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I need to drywall my basement ceiling. There are gas and water pipelines below the joists as shown in the picture.

How to install drywall just below the pipes? Please help with a solution for drywall. Drop ceiling is too low and can't be raised and I don't want to raise it.

enter image description here

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    Why???? You already have a suspended ceiling, precisely because that is an easy way to have a ceiling in this situation. What are you trying to achieve ? One way or another you have to suspend a ceiling. Jan 4 at 23:39
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    So, raise the grid up to "just below the pipes" and buy new, clean panels in some up-to-date pattern/look if the panels are "old and dirty" - or learn for yourself through painful experience why the drop ceiling is a very good idea here.
    – Ecnerwal
    Jan 5 at 1:34
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    If there are any electric junction boxes above the suspended ceiling, drywall permanently hiding them would be a violation. They have to remain accessible without tools. Something like an access panel held with screws is still no good, since a screwdriver would be needed for access.
    – MTA
    Jan 5 at 2:36
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    @MTA, I would like to see the official reference to needing to be accessible without tools such as a typical screwdriver. By your definition, if needing to use a screwdriver for access is a violation, then probably 99% of the junction boxes, breaker panels, outlets, and light switches are in violation, since a screwdriver is needed to remove the covers for access.
    – Milwrdfan
    Jan 5 at 4:31
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    @Milwrdfan The "accessible without tools" question has already been beat to death. Here's Harper's take on it: diy.stackexchange.com/a/257083/79373
    – MTA
    Jan 5 at 5:04

2 Answers 2

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Attach furring strips that are taller than the pipes and run perpendicular to the joists. Then attach the drywall to the furring strips.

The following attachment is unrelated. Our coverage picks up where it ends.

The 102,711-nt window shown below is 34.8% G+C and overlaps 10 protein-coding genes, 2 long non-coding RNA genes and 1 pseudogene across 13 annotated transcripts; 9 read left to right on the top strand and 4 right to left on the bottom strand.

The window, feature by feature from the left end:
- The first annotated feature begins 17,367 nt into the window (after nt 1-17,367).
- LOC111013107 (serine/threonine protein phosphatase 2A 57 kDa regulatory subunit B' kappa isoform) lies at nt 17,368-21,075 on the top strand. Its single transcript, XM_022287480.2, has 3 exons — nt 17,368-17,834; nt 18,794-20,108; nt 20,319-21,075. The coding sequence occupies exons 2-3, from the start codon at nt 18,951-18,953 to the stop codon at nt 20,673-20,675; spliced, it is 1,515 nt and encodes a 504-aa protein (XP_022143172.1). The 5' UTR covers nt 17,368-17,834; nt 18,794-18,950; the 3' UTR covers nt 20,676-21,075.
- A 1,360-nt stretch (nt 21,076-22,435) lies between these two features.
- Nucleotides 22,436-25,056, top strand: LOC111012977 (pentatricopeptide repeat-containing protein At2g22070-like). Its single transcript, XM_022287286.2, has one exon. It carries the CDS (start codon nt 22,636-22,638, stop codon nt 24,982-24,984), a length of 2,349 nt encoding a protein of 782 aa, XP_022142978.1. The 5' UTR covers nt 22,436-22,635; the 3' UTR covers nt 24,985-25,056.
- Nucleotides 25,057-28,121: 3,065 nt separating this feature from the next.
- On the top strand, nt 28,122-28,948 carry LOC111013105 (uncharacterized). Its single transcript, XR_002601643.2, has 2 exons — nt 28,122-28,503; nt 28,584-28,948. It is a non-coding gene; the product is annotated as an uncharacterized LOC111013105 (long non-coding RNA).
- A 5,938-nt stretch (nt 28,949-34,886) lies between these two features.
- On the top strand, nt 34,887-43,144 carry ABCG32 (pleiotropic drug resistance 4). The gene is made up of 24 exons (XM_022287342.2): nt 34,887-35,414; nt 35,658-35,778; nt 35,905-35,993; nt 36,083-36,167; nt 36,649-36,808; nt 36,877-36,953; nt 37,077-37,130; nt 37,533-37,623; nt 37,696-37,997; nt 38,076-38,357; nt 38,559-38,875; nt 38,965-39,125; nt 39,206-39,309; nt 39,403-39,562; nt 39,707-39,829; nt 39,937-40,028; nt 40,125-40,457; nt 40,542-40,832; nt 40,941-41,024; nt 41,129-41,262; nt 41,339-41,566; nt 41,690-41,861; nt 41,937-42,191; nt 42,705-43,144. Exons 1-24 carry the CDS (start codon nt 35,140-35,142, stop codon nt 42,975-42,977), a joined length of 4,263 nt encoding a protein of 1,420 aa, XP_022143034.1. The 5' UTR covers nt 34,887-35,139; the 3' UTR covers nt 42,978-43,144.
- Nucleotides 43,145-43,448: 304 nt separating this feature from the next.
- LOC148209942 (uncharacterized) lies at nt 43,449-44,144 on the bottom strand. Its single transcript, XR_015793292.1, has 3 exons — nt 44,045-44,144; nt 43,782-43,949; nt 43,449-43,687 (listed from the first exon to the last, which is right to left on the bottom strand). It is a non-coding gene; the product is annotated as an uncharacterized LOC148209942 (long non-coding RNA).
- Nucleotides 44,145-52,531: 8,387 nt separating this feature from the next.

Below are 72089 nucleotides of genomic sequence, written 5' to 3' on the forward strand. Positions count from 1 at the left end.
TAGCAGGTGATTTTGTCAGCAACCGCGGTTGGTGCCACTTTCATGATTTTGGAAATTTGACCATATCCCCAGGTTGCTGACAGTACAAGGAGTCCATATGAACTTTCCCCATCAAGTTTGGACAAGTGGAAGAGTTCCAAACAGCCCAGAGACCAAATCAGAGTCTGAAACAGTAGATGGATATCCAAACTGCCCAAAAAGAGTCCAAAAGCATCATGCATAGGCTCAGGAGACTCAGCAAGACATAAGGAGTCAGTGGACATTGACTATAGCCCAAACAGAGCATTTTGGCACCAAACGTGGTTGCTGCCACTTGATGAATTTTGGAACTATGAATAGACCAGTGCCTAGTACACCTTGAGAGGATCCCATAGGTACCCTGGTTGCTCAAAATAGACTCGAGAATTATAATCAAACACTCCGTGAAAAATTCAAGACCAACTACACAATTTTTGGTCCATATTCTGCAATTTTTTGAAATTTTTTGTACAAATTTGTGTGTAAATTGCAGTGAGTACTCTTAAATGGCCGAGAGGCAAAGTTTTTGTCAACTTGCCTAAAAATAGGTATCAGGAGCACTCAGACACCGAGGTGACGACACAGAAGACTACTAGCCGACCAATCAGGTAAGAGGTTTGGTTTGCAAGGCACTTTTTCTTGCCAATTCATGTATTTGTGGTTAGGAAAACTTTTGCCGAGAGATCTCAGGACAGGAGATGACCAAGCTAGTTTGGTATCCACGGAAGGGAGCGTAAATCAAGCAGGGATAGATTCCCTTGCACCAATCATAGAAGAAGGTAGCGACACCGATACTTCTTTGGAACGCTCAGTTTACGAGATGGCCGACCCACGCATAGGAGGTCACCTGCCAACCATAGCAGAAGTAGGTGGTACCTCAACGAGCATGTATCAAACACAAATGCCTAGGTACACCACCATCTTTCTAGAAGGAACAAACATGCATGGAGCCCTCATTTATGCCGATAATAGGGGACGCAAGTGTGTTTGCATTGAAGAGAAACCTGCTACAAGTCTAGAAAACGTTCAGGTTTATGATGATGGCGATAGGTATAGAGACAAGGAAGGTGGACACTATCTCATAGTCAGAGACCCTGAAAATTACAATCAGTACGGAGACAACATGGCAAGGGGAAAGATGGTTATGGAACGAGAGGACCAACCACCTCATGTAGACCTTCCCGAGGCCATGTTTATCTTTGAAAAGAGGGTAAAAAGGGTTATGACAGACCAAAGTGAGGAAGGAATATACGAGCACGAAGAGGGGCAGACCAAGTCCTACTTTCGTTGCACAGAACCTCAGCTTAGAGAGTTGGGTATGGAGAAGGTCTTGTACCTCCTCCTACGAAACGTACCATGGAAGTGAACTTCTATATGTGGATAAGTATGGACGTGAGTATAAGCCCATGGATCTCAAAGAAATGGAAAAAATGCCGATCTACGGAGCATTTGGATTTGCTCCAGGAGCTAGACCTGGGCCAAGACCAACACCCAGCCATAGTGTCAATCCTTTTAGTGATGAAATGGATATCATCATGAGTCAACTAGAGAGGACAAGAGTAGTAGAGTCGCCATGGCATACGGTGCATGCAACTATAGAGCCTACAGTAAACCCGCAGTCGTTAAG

But as others have commented, a basement with a drop tile ceiling with at least a few inches of clear space above it is worth its weight in gold when it comes time to do any kind of mechanical, electrical, or plumbing upgrade or renovation.

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  • Is it ok to use 2x4 as furing strip ? Jan 5 at 6:45
  • I would need atleast 4 inches thick furing Jan 5 at 6:55
  • Drop ceiling may indeed be easier in that case. An alternative approach -- which I may need to consider since my basement does not have a lot of headroom -- is to assemble the ceiling using pieces with cut-outs so those pipes and wires continue to be exposed.
    – keshlam
    Jan 5 at 13:47
  • @ShivakiranNeelagiri Yes, the furring can be whatever thickness is required. With some work all of the 1.25" and smaller pipes and wires that are fixed below the floor joists could be relocated so that they cross within the thin web portion of the floor joists, eliminating much of the need for furring. The remaining places such as drain pipes and air ducts where the necessary drop-down is deeper can be framed around with wood and/or sheet metal and then drywalled.
    – Greg Hill
    Jan 5 at 13:47
  • @GregHill note the sidearm ducts blocking the web portion of the I-joists before you go too far down the path of trying to relocate the pipes and wires up there. One is visible at the very top of the picture. Even without that problem, it's easy when built and a pain to change later. With that detail it's not really possible.
    – Ecnerwal
    Jan 5 at 18:18
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I agree that raising the drop ceiling in the area outside the duct is the right move here. However, if you insist on hanging drywall, you have a few options.

Suspend furring strips. You wouldn't use a full-height strip attached directly to the joist. You'd use slats mounted to the joist sides to attach to the furring strip sides. Something like this:

 ____ _
|____| |
  || | |
  || | |
  || | |
 _||_| |    
|____| |
     | |
   __| |
  |  | |
  |  | |
  |__|_|

The horizontal members must be up to the task of carrying drywall for the span between supports. Be sure to use an approved attachment method to the joists. Keep all fasteners in shear (horizontal), and use enough of adequate size for the load.

Or look for a commercial solution. There are systems similar to suspended ceiling track designed to carry drywall. You install them and screw the drywall to the channel rails.

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  • Because getting wood furring level is going to be so much easier than adjusting the drop ceiling... (Yes, this is sarcasm, the OP is obviously looking for the hardest way possible to do this job. I'm just taking one more stab at pointing that out.)
    – FreeMan
    Jan 5 at 19:50

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